The monstrance was formerly used of a reliquary, exposing the sacred object to view.
At the conclusion the priest, his shoulders wrapped in the humeral veil, takes the monstrance and with it makes the sign of the cross over the kneeling congregation, whence the name Benediction.
At a later date, apparently early in the 14th century, began the practice of carrying the Eucharist in procession in a monstrance; and at a still later period, apparently after the middle of the r6th century, the practice of Benediction with the reserved sacrament, and that of the " forty hours' exposition," were introduced in the churches of the Roman communion.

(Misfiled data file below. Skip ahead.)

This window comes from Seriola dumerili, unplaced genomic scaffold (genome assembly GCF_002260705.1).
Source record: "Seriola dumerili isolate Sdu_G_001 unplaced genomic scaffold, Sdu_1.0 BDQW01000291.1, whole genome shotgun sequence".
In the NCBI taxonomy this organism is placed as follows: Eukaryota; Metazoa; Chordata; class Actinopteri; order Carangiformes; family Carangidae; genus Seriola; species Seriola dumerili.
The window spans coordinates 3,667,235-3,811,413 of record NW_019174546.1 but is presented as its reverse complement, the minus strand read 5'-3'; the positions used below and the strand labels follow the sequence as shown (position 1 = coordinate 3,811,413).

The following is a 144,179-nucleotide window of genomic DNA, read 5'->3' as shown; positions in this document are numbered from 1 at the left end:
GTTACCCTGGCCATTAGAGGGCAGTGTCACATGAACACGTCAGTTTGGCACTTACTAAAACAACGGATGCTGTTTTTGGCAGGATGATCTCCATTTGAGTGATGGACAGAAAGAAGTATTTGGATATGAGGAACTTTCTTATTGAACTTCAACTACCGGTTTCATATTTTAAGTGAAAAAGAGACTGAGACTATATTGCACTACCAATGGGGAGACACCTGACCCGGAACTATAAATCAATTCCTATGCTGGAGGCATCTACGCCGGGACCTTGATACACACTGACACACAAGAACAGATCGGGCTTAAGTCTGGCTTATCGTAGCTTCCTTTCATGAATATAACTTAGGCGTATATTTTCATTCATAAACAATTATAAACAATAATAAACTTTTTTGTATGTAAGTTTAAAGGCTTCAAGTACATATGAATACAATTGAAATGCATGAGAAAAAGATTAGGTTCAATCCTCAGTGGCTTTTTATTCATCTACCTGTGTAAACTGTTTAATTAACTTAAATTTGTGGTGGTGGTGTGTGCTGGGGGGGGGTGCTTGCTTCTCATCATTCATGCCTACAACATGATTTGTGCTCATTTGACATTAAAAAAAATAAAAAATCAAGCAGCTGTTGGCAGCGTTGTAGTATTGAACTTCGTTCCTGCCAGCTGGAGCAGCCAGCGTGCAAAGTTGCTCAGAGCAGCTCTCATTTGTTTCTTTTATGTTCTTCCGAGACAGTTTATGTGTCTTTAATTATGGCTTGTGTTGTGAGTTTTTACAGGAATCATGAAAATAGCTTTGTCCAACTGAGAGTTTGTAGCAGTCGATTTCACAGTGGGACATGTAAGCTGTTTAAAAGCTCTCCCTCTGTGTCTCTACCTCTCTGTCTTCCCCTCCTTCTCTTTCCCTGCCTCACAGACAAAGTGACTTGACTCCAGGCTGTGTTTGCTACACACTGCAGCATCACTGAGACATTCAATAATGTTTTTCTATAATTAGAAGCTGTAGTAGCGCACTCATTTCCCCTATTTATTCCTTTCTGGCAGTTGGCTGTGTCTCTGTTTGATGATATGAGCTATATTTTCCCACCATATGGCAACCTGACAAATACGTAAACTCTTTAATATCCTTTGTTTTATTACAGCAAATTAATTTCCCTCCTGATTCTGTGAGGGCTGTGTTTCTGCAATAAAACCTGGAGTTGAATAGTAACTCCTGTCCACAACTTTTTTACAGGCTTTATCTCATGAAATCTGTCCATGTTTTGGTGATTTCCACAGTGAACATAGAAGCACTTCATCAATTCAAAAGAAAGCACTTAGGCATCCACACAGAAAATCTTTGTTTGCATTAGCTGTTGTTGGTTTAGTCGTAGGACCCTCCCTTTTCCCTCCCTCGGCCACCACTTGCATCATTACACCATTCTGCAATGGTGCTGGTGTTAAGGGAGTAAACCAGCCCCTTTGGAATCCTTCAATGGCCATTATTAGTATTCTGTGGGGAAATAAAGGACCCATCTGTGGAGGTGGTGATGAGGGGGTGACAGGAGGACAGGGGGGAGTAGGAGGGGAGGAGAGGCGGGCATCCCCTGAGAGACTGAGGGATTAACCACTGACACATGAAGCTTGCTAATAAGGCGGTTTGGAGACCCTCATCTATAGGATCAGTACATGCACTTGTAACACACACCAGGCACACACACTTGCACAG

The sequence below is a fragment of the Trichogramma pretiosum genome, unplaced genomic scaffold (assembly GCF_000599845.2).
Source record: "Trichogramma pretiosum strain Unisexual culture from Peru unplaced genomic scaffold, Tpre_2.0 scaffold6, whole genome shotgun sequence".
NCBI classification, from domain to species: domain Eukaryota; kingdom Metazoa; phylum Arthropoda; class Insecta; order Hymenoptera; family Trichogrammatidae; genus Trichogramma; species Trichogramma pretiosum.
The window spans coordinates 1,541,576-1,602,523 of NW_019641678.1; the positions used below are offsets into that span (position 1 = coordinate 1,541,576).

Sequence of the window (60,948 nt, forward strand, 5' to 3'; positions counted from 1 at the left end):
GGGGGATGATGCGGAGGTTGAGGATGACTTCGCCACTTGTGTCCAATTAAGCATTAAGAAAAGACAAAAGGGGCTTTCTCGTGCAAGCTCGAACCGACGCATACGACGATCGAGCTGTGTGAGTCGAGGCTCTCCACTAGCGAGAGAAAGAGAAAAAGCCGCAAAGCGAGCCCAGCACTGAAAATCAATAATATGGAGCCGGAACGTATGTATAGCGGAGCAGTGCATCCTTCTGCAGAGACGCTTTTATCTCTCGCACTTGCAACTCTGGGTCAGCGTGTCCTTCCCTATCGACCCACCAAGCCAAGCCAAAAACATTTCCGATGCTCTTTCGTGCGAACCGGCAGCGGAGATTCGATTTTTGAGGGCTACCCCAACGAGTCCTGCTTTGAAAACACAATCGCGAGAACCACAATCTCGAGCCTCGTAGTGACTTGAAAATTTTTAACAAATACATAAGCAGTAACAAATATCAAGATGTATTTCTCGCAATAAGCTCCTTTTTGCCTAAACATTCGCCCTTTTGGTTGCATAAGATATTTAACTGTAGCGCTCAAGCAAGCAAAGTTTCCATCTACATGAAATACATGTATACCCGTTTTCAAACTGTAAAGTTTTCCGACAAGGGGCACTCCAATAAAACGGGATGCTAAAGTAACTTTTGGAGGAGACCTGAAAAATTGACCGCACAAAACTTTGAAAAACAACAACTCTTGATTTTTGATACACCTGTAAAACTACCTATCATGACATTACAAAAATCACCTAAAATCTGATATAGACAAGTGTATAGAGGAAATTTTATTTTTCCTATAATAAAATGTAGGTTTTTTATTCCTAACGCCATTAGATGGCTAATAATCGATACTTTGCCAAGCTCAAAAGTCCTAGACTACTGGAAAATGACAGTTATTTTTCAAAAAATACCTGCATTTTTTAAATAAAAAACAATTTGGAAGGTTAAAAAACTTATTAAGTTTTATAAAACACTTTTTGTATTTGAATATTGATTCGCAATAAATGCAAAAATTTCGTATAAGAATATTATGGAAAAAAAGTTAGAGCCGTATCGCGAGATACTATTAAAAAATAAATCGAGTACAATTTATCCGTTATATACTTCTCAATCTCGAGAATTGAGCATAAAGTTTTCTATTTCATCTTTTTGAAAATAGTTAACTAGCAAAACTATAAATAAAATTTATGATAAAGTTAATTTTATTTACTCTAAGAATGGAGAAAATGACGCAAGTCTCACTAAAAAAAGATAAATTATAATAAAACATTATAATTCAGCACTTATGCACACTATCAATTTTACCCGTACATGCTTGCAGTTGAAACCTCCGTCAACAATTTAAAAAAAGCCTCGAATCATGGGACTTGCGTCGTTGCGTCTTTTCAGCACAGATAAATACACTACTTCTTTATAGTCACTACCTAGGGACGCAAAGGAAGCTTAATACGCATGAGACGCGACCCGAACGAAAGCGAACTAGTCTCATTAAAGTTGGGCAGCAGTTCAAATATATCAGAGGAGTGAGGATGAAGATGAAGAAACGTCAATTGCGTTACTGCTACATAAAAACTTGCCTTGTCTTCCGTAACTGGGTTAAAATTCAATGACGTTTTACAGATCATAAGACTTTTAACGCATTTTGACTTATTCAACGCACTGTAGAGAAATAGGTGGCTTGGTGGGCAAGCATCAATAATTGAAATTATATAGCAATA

In the treasury of the cathedral is a magnificent silver monstrance dating from 1553, and an octagonal bowl, the Sacro Catino, brought from Caesarea in 1101, which corresponds to the descriptions given of the Holy Grail, and was long regarded as an emerald of matchless value, but was found when broken at Paris, whither it had been carried by Napoleon I., to be only a remarkable piece of ancient glass.
- Monstrance of Copper Gilt; Italian work of the 15th century.